Editing in raw – the greatest step towards better photography

Editing in raw – the greatest step towards better photography

The greatest improvement, from shooting with your mobile to using a digital SLR, is probably the ability to use raw format. The advantages are great and many.

The information from the image sensor in your camera needs to be interpreted in order to produce an image. The question is if you are leaving it to the camera or if you are doing it yourself. If you want to do it yourself you need to shoot in raw format. You’ll find the rewards amazing.

Raw is the format your camera use to collect and manage the sensor information. The files are much larger than for instance jpg, but in return it contains much more information. This means that you can change white balance, exposure and much more afterwards. In our opinion this is the greatest innovation in photography since Tri-X.

Raw is not a standard format. It’s unique for every camera vendor. This is why Apple and Microsoft constantly are updating their operating systems, so that you can see the images on your computer. Adobe has developed the DNG-format in response to raw, which contains the same data and has the same advantages. This can be good to remember if you have old images and want be absolutely sure to keep them in the future.

Choose your photo editing software for the future

LightRoom is great for achieving a nice result. You import the images you want to use and they are saved to a database. You can then tag them and mark them as favourites and search. It sometimes feel a bit slow compared to Camera Raw and you still need a program for tasks like isolating motives or beauty editing.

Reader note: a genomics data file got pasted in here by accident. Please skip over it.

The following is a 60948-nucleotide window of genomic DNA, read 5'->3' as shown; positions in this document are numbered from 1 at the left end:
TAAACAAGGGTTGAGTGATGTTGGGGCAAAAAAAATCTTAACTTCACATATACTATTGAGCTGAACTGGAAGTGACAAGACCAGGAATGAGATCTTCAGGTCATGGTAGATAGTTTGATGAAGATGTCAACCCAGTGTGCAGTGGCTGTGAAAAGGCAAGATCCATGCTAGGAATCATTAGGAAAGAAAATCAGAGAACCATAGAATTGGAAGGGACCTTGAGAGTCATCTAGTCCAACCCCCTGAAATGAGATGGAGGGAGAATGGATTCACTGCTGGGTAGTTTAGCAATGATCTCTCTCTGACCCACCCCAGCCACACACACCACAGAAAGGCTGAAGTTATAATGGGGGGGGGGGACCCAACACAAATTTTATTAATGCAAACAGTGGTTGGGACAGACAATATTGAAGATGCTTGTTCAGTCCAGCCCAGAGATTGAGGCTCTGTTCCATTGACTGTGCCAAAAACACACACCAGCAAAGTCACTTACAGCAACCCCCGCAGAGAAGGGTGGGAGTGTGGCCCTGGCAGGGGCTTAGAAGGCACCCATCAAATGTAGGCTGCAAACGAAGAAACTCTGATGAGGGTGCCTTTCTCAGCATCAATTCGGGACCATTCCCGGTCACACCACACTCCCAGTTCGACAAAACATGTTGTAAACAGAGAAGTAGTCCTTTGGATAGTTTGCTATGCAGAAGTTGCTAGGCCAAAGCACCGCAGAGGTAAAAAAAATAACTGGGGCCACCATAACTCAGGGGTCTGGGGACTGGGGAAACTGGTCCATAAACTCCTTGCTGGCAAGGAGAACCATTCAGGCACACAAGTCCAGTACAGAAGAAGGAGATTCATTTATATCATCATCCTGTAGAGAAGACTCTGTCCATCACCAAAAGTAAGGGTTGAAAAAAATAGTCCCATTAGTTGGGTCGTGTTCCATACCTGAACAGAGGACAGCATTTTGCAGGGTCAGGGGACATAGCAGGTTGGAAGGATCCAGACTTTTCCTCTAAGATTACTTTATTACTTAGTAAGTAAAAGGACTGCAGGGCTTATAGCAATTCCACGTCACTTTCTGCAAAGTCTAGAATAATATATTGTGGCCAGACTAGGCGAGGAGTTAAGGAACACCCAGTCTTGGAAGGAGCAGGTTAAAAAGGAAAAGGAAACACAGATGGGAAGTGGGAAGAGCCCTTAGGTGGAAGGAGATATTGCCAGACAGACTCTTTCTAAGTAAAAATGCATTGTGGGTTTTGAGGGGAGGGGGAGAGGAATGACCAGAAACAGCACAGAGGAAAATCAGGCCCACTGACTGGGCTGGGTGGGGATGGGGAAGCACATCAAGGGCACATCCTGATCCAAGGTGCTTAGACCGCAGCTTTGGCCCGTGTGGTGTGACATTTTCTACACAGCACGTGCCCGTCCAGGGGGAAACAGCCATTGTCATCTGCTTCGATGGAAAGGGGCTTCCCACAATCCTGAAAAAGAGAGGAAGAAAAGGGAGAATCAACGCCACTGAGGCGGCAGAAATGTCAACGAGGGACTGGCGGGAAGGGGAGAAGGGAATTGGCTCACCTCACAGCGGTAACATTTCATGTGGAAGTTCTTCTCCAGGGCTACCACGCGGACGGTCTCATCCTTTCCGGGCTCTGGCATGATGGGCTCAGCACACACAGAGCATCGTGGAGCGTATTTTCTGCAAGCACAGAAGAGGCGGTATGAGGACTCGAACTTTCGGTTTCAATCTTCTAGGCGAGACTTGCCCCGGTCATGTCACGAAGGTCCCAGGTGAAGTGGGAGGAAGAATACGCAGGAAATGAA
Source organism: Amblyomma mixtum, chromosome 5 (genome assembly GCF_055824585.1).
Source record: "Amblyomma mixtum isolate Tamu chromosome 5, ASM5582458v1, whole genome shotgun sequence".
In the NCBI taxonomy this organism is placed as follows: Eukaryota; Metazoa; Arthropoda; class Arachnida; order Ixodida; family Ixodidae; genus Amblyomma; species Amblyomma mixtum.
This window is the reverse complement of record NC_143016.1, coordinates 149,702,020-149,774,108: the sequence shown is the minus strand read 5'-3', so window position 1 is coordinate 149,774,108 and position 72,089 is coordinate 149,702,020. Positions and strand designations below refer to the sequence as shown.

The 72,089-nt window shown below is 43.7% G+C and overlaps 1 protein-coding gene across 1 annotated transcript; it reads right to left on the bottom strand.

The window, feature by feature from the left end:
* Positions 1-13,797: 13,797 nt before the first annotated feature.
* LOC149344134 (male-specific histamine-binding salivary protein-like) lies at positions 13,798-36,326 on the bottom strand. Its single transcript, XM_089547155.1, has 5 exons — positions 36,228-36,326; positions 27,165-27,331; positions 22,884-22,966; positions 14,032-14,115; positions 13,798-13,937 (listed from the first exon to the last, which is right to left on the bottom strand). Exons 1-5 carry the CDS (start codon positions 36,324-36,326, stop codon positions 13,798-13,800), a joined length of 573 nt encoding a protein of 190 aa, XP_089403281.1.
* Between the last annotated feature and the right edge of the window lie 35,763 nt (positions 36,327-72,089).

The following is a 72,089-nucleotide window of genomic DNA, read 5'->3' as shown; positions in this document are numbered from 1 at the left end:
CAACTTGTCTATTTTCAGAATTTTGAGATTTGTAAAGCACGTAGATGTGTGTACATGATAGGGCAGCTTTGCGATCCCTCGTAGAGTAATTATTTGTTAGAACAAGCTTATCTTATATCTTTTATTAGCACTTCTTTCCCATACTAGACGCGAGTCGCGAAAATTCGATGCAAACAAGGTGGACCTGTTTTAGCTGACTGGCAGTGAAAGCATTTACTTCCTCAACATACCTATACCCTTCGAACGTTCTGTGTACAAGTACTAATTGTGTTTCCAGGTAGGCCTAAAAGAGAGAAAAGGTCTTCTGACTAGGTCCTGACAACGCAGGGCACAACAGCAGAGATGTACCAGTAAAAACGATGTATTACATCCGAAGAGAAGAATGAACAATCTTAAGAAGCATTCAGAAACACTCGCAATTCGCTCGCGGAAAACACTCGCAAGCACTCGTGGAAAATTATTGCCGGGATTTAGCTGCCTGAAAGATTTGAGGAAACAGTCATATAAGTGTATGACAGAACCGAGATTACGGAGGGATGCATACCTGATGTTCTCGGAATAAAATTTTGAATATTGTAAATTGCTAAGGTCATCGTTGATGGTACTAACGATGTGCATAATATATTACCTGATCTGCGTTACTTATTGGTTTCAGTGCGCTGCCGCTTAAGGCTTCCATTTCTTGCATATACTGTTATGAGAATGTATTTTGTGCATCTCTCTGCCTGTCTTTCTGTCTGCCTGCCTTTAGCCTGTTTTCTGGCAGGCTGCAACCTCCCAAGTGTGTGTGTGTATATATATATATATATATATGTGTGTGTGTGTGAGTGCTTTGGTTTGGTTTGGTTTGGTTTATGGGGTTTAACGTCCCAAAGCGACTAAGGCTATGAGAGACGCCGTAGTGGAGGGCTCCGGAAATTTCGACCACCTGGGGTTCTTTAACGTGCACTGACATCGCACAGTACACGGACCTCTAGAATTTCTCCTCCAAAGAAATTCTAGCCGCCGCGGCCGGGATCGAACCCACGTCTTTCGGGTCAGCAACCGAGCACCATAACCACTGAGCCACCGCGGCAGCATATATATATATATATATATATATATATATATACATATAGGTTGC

LightRoom is great for achieving a nice result. You import the images you want to use and they are saved to a database. You can then tag them and mark them as favourites and search. It sometimes feel a bit slow compared to Camera Raw and you still need a program for tasks like isolating motives or beauty editing.

Camera Raw, a module in PhotoShop and LightRoom, both from Adobe, are today the leading photo editing programs. In my view it seems LightRoom sometimes produces a slightly nicer result than Camera Raw. I don’t know why. But I also think that camera Raw is more rational, faster and easier to work with.

The camera vendors also provide software for raw editing. Some provide a version of LightRoom, some, like Nikon, provides their own software for photo editing. Apple is selling Aperture and Corel a program called After Shot. And there is other software available for download on the net.

Unfortunately there are often problems with freeware. For instance regarding for how long they will remain free. The leading freeware is Gimp. It’s part of Open Source, powerful and available for Windows, Mac and Linux. It will most certainly remain free, but unfortunately the raw support is either non-existent or hard to find and install, especially if you are using Mac or Windows versions.